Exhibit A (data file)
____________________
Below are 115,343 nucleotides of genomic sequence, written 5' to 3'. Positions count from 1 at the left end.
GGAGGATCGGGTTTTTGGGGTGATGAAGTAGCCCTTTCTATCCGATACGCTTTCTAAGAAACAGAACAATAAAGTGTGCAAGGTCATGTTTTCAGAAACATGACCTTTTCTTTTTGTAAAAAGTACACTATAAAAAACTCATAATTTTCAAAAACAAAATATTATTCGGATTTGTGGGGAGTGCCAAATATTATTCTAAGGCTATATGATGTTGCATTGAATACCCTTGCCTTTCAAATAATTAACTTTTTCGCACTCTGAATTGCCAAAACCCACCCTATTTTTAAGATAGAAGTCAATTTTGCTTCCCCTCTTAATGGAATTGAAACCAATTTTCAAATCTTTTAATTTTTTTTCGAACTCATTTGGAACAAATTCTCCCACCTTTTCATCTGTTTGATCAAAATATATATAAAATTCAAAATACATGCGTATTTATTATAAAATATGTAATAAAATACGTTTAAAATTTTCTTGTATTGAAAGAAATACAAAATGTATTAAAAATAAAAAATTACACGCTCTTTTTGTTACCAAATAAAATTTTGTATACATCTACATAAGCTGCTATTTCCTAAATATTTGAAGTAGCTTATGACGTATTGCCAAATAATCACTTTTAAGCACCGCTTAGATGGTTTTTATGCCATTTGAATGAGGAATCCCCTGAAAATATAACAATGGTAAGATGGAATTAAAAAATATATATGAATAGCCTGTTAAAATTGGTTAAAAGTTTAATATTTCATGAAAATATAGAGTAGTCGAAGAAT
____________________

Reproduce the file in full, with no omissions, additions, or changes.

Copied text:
Below are 115,343 nucleotides of genomic sequence, written 5' to 3'. Positions count from 1 at the left end.
GGAGGATCGGGTTTTTGGGGTGATGAAGTAGCCCTTTCTATCCGATACGCTTTCTAAGAAACAGAACAATAAAGTGTGCAAGGTCATGTTTTCAGAAACATGACCTTTTCTTTTTGTAAAAAGTACACTATAAAAAACTCATAATTTTCAAAAACAAAATATTATTCGGATTTGTGGGGAGTGCCAAATATTATTCTAAGGCTATATGATGTTGCATTGAATACCCTTGCCTTTCAAATAATTAACTTTTTCGCACTCTGAATTGCCAAAACCCACCCTATTTTTAAGATAGAAGTCAATTTTGCTTCCCCTCTTAATGGAATTGAAACCAATTTTCAAATCTTTTAATTTTTTTTCGAACTCATTTGGAACAAATTCTCCCACCTTTTCATCTGTTTGATCAAAATATATATAAAATTCAAAATACATGCGTATTTATTATAAAATATGTAATAAAATACGTTTAAAATTTTCTTGTATTGAAAGAAATACAAAATGTATTAAAAATAAAAAATTACACGCTCTTTTTGTTACCAAATAAAATTTTGTATACATCTACATAAGCTGCTATTTCCTAAATATTTGAAGTAGCTTATGACGTATTGCCAAATAATCACTTTTAAGCACCGCTTAGATGGTTTTTATGCCATTTGAATGAGGAATCCCCTGAAAATATAACAATGGTAAGATGGAATTAAAAAATATATATGAATAGCCTGTTAAAATTGGTTAAAAGTTTAATATTTCATGAAAATATAGAGTAGTCGAAGAAT